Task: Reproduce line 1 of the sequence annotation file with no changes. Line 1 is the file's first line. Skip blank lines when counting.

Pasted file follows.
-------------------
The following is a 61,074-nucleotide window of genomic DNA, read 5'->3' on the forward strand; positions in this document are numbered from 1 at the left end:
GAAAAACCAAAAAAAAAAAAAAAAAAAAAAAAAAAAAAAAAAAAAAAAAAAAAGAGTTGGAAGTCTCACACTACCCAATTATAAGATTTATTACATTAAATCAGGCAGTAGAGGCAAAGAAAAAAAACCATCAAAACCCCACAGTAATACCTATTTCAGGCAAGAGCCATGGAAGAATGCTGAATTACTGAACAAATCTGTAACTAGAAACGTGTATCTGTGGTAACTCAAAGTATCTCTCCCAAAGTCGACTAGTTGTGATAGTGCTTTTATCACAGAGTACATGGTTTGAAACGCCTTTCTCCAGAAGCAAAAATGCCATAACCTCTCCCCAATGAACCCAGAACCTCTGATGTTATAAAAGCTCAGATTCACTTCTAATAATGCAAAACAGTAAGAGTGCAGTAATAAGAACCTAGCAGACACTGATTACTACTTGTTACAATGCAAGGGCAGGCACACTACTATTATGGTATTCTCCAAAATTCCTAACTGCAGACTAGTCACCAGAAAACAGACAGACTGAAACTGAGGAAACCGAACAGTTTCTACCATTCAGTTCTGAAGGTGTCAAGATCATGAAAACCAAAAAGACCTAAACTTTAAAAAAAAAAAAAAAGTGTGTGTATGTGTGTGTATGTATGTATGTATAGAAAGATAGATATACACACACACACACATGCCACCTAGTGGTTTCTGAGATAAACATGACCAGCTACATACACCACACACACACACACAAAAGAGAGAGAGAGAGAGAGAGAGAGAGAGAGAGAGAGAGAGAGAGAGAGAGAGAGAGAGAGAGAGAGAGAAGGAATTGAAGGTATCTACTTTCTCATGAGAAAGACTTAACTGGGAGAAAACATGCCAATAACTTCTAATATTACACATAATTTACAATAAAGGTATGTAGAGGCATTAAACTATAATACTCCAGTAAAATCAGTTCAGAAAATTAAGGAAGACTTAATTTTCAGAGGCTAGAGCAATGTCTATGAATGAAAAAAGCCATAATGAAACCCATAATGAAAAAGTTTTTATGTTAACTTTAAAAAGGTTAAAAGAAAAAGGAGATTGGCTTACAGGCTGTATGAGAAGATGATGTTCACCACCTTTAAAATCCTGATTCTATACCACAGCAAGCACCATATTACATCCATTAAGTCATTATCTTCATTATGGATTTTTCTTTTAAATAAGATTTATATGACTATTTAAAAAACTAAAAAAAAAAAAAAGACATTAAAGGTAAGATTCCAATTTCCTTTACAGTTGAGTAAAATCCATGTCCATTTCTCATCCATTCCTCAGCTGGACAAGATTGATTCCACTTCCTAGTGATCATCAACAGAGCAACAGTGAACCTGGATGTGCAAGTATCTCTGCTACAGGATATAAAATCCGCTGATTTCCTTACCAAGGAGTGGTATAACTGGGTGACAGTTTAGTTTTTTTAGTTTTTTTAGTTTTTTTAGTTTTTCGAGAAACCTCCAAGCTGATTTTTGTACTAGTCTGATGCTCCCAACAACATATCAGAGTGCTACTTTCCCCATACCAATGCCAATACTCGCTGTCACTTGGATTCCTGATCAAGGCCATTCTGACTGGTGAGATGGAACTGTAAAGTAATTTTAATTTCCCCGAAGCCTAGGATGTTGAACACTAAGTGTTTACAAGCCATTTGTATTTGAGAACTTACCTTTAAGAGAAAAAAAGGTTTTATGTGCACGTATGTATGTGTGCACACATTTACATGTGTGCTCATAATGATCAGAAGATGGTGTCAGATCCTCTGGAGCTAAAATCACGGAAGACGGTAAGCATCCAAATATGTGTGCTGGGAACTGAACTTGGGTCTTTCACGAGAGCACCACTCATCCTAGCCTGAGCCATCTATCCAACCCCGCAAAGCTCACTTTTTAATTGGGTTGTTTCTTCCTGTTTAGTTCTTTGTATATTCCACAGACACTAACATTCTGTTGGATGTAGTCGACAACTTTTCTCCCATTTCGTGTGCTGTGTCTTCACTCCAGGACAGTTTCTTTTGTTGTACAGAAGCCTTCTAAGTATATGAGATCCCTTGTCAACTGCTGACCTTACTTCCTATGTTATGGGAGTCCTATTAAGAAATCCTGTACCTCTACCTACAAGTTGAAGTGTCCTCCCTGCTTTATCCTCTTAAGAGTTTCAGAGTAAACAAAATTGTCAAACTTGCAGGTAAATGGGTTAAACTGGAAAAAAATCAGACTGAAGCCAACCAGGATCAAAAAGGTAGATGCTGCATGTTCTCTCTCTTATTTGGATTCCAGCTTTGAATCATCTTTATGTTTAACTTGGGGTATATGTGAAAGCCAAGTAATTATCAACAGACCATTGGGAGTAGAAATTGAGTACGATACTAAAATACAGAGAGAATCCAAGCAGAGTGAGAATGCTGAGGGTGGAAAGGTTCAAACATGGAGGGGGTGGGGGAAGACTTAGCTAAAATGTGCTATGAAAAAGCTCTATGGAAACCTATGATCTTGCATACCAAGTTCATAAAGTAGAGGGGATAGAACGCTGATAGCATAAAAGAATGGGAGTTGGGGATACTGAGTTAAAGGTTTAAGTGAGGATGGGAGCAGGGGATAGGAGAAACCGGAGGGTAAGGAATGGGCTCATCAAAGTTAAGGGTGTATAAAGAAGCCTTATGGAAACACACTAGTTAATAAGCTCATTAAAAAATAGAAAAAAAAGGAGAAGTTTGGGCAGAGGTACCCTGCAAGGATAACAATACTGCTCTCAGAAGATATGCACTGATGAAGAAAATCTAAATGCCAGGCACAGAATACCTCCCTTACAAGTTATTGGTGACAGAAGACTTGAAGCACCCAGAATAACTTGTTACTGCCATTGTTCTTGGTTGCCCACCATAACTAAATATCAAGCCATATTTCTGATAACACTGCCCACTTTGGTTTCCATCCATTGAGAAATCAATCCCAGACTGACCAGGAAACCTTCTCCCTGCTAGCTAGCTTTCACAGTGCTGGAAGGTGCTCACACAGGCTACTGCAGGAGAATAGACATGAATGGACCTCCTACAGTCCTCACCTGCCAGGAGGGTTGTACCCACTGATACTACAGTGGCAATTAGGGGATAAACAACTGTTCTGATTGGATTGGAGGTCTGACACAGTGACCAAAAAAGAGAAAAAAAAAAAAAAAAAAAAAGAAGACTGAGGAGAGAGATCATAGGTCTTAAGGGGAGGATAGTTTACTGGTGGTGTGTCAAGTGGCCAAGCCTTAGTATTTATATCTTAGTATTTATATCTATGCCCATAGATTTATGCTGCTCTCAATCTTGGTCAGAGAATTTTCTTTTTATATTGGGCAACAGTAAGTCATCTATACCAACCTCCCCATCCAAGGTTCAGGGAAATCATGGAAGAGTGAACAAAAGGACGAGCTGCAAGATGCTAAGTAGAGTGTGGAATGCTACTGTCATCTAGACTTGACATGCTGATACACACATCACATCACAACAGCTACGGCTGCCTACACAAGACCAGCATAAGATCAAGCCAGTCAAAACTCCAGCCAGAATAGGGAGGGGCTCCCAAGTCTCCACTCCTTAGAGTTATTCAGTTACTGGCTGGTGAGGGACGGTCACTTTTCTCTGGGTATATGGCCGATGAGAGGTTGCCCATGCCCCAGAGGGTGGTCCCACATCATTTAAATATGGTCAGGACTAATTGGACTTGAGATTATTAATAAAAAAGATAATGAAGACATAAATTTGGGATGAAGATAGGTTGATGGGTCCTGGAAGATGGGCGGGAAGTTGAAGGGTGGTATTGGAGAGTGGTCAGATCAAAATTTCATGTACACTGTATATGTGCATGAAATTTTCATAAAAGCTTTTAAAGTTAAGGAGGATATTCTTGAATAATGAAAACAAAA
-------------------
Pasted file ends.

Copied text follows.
The following is a 61,074-nucleotide window of genomic DNA, read 5'->3' on the forward strand; positions in this document are numbered from 1 at the left end: